Elena (I found Shostakovich)

//I feel it’s the worst cynicism to, to, to besmirch yourself with ugly behavior and then speak beautiful words. I, do you know, I think it’s preferable to say ugly words and not commit illegal acts . . .  But nothing could take me away from him now! He was everything to me. He—and Elena, of course.

//His fingers spread out on the table and he seemed to be playing a complex chord on the piano, or perhaps milking Elena’s left breast—how I loved him for his happiness!

On one of those assassination visits, which now numbered more than the total number of Allied bombing raids on Berlin, he’d confided to me that there was a certain other world he sometimes lived in, a world beneath the piano keys;

//but who can go there? Only Shostakovich himself? Can Elena go there, too? She left him because she didn’t want to go there; but what if she’d actually left him because he believed her capable of entering that world and she knew that she couldn’t? Whenever I listen to Opus 40 I believe that she can, but if that’s the case, where did the operation break down? He’d told me that toward the end she was really trying; she framed the first page of the score to Opus 40, a composition which was truly her as he knew her; and she hung it up on the wall of her little flat on Kirovsky Prospekt in Leningrad, to show him that she, that she, you know (these last six words come verbatim from Shostakovich). All right, but could he ever bring her there? Please God, why not?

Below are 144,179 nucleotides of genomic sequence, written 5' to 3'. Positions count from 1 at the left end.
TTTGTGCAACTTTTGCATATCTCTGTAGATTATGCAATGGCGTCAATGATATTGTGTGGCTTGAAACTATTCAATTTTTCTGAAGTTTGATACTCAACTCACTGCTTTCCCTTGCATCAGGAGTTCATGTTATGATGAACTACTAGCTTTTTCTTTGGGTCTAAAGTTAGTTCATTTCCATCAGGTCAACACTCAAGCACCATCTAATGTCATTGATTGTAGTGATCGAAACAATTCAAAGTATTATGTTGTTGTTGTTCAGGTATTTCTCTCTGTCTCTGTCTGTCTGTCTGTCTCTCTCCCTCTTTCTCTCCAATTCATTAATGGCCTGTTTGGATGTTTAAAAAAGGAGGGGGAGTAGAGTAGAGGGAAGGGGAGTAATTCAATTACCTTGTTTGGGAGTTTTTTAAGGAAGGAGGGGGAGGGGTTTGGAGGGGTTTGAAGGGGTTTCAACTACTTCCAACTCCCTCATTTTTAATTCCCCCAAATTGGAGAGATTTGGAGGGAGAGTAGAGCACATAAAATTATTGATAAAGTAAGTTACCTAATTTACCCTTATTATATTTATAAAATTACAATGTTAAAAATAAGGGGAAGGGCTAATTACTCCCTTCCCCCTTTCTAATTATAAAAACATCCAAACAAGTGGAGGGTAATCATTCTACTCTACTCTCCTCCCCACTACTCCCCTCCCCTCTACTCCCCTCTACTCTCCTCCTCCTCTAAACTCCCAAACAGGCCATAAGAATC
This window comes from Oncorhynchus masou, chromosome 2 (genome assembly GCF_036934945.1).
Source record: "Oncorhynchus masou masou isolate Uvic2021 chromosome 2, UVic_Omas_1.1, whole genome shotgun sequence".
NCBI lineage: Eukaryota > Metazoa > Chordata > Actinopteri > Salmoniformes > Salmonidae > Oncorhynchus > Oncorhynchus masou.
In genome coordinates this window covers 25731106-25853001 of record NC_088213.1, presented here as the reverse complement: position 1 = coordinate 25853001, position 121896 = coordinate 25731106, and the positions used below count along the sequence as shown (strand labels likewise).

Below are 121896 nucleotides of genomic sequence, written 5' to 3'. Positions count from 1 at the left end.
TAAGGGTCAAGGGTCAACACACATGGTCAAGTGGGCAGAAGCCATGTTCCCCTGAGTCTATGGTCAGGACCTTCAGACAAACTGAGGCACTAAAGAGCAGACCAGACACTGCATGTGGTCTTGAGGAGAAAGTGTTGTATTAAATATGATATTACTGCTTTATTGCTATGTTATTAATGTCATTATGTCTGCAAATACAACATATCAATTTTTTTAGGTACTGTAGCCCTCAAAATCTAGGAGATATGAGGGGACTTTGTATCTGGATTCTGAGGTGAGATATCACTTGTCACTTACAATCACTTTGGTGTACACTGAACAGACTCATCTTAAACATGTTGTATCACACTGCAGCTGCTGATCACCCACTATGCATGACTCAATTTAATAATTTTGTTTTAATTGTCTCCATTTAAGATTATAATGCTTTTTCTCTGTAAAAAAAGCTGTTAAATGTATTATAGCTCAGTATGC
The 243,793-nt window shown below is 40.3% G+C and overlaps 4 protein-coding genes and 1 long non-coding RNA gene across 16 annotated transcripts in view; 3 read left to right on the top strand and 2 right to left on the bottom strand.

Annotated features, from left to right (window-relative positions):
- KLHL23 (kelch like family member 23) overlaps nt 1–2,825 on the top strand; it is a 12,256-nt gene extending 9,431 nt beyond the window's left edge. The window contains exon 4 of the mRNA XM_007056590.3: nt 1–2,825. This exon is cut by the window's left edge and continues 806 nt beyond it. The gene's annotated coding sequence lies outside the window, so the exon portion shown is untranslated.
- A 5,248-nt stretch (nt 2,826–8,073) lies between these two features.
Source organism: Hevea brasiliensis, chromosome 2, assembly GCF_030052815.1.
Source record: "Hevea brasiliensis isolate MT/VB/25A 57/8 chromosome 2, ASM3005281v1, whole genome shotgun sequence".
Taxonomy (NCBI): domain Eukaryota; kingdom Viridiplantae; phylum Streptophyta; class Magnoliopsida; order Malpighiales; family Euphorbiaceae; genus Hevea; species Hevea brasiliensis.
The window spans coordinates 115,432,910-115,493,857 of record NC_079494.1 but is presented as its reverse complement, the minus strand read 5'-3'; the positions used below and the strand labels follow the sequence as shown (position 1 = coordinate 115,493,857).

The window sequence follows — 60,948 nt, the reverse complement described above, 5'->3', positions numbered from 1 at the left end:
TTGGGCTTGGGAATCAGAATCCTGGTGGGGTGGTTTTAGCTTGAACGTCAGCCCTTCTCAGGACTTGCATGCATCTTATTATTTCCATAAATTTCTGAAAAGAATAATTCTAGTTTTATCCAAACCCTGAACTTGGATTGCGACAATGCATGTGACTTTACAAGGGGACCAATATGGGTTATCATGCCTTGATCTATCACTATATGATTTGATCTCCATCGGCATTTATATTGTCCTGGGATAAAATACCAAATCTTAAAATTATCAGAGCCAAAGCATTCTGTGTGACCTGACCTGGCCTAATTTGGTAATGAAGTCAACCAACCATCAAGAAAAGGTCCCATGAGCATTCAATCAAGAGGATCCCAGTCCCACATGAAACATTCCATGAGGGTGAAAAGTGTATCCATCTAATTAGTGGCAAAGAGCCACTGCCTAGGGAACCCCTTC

William T. Vollmann // Europe Central.

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